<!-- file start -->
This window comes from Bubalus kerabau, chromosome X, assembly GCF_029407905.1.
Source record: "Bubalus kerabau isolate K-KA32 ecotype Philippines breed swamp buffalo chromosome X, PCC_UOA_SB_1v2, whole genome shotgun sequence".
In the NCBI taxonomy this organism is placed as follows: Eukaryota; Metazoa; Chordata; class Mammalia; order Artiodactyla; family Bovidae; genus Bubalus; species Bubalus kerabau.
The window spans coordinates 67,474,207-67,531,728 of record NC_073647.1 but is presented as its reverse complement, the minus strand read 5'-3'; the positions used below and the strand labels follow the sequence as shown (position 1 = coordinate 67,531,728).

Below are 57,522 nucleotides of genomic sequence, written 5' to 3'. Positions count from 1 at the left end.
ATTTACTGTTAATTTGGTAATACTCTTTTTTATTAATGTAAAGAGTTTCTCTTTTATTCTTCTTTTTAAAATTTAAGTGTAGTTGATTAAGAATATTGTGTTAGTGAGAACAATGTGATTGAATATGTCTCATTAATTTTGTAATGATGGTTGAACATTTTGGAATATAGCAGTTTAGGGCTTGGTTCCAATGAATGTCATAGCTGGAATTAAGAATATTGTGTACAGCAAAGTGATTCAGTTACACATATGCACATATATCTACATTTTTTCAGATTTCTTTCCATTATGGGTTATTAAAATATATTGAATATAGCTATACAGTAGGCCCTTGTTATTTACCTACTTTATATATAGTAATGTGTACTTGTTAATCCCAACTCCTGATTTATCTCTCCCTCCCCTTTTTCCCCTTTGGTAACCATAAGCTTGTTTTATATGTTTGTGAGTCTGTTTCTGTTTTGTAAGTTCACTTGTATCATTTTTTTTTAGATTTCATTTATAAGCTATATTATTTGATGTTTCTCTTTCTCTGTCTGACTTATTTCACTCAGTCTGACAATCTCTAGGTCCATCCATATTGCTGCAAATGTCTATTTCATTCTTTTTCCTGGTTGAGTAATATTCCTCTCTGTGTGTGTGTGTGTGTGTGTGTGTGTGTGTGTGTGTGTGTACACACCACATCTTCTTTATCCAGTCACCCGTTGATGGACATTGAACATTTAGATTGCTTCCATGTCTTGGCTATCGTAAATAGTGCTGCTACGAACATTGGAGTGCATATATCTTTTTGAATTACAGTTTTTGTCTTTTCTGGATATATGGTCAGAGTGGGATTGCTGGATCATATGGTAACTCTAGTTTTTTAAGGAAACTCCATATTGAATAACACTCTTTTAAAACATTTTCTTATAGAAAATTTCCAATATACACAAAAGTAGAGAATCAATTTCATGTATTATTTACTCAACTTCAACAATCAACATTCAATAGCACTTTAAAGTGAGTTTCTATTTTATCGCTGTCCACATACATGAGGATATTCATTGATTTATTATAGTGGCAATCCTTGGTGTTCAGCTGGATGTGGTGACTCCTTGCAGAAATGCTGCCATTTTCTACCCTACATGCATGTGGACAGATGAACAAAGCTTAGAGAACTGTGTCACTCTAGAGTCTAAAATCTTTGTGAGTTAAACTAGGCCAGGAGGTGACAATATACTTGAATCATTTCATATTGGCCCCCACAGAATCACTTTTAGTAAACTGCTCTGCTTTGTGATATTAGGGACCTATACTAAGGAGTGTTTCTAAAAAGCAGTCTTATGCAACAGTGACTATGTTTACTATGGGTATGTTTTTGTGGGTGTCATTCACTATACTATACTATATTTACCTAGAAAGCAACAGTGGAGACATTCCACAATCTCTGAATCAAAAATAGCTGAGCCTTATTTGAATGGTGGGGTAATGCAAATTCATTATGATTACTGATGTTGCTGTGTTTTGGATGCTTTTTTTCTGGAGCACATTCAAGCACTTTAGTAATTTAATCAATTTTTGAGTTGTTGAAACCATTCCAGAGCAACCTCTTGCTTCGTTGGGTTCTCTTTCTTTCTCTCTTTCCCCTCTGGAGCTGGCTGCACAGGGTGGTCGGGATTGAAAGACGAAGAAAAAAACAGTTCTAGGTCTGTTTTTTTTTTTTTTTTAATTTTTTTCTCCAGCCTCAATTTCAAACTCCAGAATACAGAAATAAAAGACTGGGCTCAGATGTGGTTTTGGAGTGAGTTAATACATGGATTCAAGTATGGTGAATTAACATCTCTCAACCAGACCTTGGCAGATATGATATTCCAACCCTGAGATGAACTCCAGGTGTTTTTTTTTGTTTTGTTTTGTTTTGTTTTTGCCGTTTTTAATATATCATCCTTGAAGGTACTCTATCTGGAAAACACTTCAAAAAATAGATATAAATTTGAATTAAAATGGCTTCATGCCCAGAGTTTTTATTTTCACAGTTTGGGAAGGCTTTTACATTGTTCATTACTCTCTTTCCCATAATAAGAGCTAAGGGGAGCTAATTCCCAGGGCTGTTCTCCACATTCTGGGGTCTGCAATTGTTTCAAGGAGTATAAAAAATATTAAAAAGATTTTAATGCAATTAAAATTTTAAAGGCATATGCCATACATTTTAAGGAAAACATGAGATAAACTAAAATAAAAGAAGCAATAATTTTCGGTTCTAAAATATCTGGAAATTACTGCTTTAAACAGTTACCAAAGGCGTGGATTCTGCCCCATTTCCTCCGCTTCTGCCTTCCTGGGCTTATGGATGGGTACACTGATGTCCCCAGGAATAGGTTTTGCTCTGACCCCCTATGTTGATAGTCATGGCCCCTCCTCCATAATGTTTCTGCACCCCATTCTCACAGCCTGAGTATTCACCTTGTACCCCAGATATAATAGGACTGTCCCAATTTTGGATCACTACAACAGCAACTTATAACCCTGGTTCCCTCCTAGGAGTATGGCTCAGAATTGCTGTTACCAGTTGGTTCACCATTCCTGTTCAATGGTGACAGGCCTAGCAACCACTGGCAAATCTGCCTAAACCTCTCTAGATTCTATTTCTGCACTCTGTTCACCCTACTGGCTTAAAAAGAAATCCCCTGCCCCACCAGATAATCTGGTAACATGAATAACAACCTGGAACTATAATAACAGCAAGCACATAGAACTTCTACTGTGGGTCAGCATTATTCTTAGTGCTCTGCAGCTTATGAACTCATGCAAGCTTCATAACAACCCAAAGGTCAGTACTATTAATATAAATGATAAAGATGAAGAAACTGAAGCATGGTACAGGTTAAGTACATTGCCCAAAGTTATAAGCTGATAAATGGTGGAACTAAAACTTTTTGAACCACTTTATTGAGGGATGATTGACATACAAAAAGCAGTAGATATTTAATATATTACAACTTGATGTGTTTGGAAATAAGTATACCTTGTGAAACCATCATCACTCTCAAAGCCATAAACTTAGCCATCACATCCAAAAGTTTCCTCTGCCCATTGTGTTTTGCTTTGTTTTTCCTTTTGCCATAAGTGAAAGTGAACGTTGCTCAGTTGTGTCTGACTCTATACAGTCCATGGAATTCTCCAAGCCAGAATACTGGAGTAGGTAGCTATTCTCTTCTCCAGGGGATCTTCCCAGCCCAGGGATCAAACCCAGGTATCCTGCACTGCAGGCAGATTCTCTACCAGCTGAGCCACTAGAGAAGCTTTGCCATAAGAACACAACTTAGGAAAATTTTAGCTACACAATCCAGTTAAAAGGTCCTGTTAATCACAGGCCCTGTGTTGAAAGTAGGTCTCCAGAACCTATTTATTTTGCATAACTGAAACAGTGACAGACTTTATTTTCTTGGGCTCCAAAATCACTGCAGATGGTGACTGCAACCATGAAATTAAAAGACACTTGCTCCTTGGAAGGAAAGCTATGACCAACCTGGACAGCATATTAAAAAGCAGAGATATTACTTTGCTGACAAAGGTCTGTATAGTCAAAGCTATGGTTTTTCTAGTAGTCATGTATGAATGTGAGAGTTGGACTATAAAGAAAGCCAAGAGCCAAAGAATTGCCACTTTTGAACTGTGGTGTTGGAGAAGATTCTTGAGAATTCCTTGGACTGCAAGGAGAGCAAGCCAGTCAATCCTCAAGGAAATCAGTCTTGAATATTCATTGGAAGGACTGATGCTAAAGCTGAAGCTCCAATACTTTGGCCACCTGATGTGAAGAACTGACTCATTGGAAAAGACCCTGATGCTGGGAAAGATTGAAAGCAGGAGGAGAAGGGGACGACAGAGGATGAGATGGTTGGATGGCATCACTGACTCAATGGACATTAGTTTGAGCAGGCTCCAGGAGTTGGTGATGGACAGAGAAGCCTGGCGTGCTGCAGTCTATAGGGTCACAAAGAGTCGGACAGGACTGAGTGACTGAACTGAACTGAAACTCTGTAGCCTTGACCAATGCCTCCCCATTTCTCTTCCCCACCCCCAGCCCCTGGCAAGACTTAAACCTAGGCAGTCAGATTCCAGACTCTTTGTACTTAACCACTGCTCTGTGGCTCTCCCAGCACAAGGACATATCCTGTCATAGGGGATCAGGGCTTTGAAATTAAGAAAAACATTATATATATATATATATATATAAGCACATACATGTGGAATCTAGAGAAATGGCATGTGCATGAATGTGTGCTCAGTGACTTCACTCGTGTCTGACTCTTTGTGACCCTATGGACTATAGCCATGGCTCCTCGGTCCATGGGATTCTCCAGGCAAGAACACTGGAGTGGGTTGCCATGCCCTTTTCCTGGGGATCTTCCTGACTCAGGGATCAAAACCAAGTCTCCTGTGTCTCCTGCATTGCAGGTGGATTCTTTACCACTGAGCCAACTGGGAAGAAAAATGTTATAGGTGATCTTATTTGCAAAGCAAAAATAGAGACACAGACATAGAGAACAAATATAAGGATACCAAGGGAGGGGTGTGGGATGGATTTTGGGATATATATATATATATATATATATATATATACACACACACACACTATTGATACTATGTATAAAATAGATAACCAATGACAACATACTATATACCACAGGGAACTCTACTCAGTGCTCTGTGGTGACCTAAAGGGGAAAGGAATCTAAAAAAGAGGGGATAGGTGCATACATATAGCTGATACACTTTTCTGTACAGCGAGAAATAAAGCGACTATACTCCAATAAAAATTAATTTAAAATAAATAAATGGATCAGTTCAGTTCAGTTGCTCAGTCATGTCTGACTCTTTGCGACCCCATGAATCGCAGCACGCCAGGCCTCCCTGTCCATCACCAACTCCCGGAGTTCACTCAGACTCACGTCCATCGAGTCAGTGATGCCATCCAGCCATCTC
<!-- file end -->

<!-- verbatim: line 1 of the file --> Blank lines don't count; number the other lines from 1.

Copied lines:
This window comes from Bubalus kerabau, chromosome X, assembly GCF_029407905.1.